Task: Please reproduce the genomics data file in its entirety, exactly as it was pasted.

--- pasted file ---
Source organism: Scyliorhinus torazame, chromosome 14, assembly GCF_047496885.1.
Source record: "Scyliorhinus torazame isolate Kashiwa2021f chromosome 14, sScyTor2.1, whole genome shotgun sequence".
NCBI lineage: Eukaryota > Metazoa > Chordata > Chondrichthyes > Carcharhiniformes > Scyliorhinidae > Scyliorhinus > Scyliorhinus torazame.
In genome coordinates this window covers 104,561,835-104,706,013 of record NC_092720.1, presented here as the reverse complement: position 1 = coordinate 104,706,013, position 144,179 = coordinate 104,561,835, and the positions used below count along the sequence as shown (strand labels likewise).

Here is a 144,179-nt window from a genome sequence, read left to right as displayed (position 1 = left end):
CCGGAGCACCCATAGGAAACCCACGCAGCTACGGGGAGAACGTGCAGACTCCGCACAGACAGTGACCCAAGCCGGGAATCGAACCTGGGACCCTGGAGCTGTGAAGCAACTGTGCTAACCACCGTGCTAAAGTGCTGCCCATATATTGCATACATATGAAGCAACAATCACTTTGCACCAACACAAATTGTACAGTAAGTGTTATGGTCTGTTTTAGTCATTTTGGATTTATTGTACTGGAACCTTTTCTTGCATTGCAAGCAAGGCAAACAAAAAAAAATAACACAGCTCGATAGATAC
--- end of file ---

Source organism: Scyliorhinus torazame, chromosome 14, assembly GCF_047496885.1.
Source record: "Scyliorhinus torazame isolate Kashiwa2021f chromosome 14, sScyTor2.1, whole genome shotgun sequence".
NCBI lineage: Eukaryota > Metazoa > Chordata > Chondrichthyes > Carcharhiniformes > Scyliorhinidae > Scyliorhinus > Scyliorhinus torazame.
In genome coordinates this window covers 104,561,835-104,706,013 of record NC_092720.1, presented here as the reverse complement: position 1 = coordinate 104,706,013, position 144,179 = coordinate 104,561,835, and the positions used below count along the sequence as shown (strand labels likewise).

Here is a 144,179-nt window from a genome sequence, read left to right as displayed (position 1 = left end):
CCGGAGCACCCATAGGAAACCCACGCAGCTACGGGGAGAACGTGCAGACTCCGCACAGACAGTGACCCAAGCCGGGAATCGAACCTGGGACCCTGGAGCTGTGAAGCAACTGTGCTAACCACCGTGCTAAAGTGCTGCCCATATATTGCATACATATGAAGCAACAATCACTTTGCACCAACACAAATTGTACAGTAAGTGTTATGGTCTGTTTTAGTCATTTTGGATTTATTGTACTGGAACCTTTTCTTGCATTGCAAGCAAGGCAAACAAAAAAAAATAACACAGCTCGATAGATAC